Seven Ways Driverless Cars Could Fail
In my last post, 7 Wonders of the Driverless Future, I listed seven magical societal benefits that driverless cars might deliver.
While I am optimistic about driverless cars, skepticism abounds about whether driverless cars can actually work and, even if they are technically possible, whether they should be allowed.
In the interest of facilitating a robust conversation, I want to offer seven of the most pressing concerns. Effective decision making, as Peter Drucker observed, depends on the dialogue between different points of view and a choice between different judgments.
The following differing points of view and judgments cover a wide range of potential issues, including technical viability, operational resiliency, and even fears that driverless cars might work too well and thus unleash a host of unwanted secondary effects.
Please feel free to reiterate, refute or add to the items on this list.
1. There are too many “corner cases.” While driverless cars have demonstrated remarkable proficiency in many aspects of driving, some contend that many driving scenarios will remain unsolved. MIT’s John Leonard, for example, points to left hand turns into heavy traffic, adverse weather, changes to road surfaces, and eye and hand gestures as open technical questions for which solutions “might be a very long way away.” Leonard should know, he has been a central figure in the field for years, including a stint as the leader of MIT’s autonomous car team in the famed 2007 DARPA Urban Challenge. (Watch this excellent presentation for Leonard’s detailed assessment.)
2. The technology is not robust enough. Even if theoretical solutions are found, it might be hard to reliably translate them to the real world. Robustness would depend on a myriad of electronic, mechanical and software components operating with little tolerance for error under adverse (freezing, wet, boiling) conditions, long duty cycles, less than perfect maintenance (car owners being human), fender benders, network and electrical outages, and so on. Dr. Louise Cummings, for example, made a well-reasoned argument along these lines during a recent U.S. Senate committee hearing.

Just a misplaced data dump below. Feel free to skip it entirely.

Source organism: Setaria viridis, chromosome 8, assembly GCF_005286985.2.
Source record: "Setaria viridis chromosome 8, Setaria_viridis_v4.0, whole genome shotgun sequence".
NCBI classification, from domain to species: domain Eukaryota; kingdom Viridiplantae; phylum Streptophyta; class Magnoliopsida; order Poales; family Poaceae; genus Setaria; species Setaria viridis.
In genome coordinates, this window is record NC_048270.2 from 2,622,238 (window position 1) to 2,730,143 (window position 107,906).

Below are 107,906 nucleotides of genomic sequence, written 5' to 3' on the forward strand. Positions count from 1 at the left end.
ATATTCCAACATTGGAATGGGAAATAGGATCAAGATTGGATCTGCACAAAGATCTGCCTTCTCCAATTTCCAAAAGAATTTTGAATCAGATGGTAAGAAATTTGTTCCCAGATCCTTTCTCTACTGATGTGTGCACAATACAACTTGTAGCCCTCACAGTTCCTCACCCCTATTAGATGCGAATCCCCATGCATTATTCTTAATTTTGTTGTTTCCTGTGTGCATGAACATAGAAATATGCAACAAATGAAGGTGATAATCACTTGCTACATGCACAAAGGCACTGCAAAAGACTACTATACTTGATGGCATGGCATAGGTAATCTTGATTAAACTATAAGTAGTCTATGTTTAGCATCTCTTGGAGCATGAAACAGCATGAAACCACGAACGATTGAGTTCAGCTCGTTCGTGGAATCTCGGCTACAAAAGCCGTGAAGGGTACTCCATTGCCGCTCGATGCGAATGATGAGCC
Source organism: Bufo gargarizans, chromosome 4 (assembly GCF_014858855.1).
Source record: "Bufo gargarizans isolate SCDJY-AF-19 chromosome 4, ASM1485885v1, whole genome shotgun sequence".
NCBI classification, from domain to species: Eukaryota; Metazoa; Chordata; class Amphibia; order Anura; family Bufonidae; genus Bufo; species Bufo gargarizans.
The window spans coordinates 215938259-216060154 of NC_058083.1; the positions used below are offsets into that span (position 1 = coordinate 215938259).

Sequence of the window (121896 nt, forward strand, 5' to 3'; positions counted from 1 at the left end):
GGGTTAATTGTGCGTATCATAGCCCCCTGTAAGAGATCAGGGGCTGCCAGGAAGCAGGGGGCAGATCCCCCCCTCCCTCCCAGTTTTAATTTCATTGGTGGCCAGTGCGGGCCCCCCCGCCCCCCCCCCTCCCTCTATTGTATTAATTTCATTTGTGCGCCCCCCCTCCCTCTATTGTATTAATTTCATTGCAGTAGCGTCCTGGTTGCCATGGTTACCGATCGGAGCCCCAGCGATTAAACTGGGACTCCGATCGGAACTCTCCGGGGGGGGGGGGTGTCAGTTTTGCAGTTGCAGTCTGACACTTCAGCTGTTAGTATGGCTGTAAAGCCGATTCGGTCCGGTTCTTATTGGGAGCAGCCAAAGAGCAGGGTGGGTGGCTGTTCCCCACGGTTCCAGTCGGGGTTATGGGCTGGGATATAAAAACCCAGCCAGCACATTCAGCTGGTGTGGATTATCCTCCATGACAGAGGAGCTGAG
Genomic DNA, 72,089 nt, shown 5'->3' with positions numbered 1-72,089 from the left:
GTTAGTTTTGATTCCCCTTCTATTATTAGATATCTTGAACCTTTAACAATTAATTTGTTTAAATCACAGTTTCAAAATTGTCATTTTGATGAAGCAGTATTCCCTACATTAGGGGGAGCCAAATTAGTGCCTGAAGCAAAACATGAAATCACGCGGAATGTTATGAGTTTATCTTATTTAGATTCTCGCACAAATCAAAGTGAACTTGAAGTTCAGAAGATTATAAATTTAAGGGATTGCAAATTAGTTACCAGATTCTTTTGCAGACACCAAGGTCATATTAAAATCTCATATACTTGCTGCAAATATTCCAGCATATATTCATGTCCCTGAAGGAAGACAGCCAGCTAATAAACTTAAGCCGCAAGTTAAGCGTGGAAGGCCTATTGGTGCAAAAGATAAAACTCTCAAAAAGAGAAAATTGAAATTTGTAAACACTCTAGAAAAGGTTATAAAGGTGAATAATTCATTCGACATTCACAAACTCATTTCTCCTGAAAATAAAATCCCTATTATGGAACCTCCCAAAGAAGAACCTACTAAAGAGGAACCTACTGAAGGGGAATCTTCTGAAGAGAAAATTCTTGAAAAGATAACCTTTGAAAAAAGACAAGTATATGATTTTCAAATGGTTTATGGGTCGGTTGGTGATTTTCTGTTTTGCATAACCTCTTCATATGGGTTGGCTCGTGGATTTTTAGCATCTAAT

3. They will cost too much. The cost of sophisticated electronics, including lidar, radar, sensors, cameras, computing and networking devices, on top of the cost of additional development, maintenance, and liability, will price driverless cars out of reach of most consumers.
4. They will not mix well with human drivers. Even if driverless cars can learn to interact with human-driven cars, human drivers will not be able to deal with driverless cars. The resulting confusion would lead to more accidents and congestion, rather than less.
5. Regulatory and liability hurdles will long delay the technology. Legal and regulatory frameworks are all built around the assumption of human drivers. This encompasses expectations about who is liable for what and when, what components are required in cars, and so on. Sorting through the maze of necessary changes will take decades, and will offer ample points for entrenched interests to delay the approval process. Product liability might be a showstopper.
6. They will be hacked. Beyond the unintentional vagaries of the real world, driverless cars will suffer from attacks by hackers, hooligans, hijackers, thieves and terrorists. Risk range from invasion of privacy to the specter of driverless cars being used as precision bomb delivery vehicle.
7. They will cause economic devastation. By some estimates, 10% of all jobs are driving related. Driverless vehicles could put millions of Americans out of work, including taxi, Uber, bus and truck drivers. And, the list of jobs at risk do that stop there. Add auto suppliers, new car dealers, collision and repair shops, tow truck operators, insurance agents, adjustors, call-center operators, ambulance drivers, emergency medical personnel, traffic police, and untold other jobs related to how cars and trucks are designed, manufactured, sold and operated today.
These are serious issues and mandate that we approach the deployment of driverless cars with caution and deliberation.
Some issues embody technical challenges that developers must adequately address. Policy makers and regulators will have much to say, too, about acceptable standards and levels of verification.
Other issues, such as cost and user acceptance, will be decided in the market place. Driverless technology will enable tremendous business and service-level innovation. Customers, however, will have the last word on whether the products are good enough.
The hardest issues will be those that require making the societal tradeoffs between wonderful benefits and tremendous cost.
As with every major technological transition, driverless cars will result in winners and losers. There can be no neutral decisions. Whatever decisions are made (or not made) will result in gain to some and loss to others.
If you could choose, how would you decide?
This article originally appeared on Forbes.